Regardless of what you choose to call it, what you have made is an excellent remedy that works very heavily on the limbic system, and is therefore suited to both the Emotional and Mental aspects of the Astral Body [Yetzirah] and also to the Regulation of the Causal Body [Briah]. This product works much better on both the Astral and Causal Body than the Physical Body [Assiah]. Though the Causal informs the Astral, the Astral informs the Etheric Interface, and the Etheric Interface informs the Physical, it is without a doubt that it will have an effect, however indirect, on the Physical Body at length.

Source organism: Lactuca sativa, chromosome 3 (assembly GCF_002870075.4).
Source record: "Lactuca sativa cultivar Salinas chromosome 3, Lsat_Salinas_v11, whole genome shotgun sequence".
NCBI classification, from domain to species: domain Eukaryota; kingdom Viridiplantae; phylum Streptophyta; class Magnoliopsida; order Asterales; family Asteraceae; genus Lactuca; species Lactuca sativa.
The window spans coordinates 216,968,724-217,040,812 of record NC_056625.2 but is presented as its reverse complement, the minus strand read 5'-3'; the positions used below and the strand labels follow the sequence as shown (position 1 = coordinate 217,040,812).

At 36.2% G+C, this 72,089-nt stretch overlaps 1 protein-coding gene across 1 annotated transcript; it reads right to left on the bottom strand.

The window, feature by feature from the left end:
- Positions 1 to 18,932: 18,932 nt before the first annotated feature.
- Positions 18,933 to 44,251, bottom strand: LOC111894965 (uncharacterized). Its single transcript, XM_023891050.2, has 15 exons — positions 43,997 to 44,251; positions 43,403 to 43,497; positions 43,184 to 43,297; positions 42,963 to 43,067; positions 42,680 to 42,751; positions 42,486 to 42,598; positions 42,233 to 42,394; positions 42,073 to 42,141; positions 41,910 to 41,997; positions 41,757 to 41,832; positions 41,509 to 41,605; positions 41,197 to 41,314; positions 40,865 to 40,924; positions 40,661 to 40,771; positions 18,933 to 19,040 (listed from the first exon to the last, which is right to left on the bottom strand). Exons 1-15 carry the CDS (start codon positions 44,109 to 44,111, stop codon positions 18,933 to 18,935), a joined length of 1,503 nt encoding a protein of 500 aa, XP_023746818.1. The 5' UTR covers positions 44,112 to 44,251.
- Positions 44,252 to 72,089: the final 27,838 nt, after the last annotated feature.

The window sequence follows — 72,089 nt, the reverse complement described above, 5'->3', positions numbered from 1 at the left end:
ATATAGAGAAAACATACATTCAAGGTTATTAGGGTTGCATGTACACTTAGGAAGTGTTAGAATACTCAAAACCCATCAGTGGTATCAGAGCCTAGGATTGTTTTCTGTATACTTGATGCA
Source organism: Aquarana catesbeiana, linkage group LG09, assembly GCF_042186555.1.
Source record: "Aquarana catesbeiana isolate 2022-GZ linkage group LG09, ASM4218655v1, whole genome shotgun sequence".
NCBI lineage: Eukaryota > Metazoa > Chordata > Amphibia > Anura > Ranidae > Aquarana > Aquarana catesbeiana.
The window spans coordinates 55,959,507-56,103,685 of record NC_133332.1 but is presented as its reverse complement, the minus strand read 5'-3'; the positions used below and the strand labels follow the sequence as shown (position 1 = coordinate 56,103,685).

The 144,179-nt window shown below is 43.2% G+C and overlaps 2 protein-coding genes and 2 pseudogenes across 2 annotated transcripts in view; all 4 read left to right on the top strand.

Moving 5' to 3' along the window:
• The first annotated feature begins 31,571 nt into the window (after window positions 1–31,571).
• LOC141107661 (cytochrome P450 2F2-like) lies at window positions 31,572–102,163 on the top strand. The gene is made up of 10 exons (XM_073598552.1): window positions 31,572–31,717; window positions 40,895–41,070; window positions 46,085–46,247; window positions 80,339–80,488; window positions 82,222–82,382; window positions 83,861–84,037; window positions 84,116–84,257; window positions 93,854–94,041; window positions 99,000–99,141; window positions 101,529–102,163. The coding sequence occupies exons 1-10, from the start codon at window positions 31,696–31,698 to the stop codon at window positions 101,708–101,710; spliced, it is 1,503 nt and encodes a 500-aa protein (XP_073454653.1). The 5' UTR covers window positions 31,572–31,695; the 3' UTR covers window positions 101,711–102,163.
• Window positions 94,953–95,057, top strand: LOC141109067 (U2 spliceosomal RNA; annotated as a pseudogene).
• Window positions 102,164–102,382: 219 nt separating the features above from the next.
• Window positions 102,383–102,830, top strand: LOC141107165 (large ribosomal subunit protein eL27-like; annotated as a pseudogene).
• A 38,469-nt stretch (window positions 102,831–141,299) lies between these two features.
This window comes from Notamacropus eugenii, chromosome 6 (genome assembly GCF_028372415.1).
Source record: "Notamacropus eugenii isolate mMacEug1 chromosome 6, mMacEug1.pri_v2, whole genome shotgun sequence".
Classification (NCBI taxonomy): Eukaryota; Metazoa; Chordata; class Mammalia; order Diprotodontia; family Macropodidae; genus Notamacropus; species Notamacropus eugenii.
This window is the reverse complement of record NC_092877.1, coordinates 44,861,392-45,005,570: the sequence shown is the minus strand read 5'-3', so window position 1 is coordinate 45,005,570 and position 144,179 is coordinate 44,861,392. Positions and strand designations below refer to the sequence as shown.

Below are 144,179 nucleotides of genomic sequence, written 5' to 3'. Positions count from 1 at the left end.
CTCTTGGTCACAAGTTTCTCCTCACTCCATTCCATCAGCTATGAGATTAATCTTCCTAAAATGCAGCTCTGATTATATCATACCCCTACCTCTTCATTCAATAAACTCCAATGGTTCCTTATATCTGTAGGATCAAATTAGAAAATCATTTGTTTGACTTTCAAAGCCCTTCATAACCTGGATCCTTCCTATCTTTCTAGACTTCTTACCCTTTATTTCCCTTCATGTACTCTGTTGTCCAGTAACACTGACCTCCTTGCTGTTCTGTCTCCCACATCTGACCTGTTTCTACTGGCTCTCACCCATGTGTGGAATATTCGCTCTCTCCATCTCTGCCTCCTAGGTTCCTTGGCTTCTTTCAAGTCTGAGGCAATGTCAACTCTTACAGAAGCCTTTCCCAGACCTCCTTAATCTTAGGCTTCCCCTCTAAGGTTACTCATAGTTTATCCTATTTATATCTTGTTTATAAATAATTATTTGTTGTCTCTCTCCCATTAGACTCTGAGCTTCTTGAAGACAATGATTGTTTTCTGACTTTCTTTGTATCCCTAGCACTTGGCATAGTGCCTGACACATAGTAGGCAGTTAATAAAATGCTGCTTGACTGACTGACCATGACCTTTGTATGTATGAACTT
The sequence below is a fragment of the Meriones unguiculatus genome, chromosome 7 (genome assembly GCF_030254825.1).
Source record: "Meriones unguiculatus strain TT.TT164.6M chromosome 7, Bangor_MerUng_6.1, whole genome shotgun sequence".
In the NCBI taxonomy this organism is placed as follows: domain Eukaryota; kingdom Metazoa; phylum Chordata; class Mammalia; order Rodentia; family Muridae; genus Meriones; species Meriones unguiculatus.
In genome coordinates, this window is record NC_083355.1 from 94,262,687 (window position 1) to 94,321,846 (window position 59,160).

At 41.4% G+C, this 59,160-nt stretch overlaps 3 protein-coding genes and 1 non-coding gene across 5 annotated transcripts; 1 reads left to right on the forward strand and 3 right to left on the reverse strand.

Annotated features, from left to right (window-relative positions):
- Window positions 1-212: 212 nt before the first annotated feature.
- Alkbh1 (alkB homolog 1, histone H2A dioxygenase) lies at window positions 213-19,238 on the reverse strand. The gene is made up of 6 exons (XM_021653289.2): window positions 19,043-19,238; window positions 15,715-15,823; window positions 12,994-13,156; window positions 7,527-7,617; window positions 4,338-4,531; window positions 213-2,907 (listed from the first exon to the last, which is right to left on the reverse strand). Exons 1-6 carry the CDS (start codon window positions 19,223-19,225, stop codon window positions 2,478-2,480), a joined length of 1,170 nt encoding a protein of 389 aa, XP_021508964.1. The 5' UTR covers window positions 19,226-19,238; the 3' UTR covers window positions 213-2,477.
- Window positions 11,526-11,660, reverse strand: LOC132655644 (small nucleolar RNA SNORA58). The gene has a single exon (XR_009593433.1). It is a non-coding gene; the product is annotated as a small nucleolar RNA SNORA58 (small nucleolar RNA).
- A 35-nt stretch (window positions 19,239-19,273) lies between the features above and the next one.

I invite you to consider all that I have shared here, as we, as an emerging global network of Spagyrists, must soon come to a point where we standardize the terminology and corresponding processes for the benefit of the Study and Recognition of Spagyria everywhere. The time is quickly upon us when regulatory commissions will begin to be aware of this emerging trend, and if we are not unified and able to make our own committees and associations with standardized terms and processes, we will be the subject of the regulations instead of being able to define the regulations ourselves. It is an inevitable reality, so we must be prudent and judicious in this regard if we hope to be able to continue our work freely.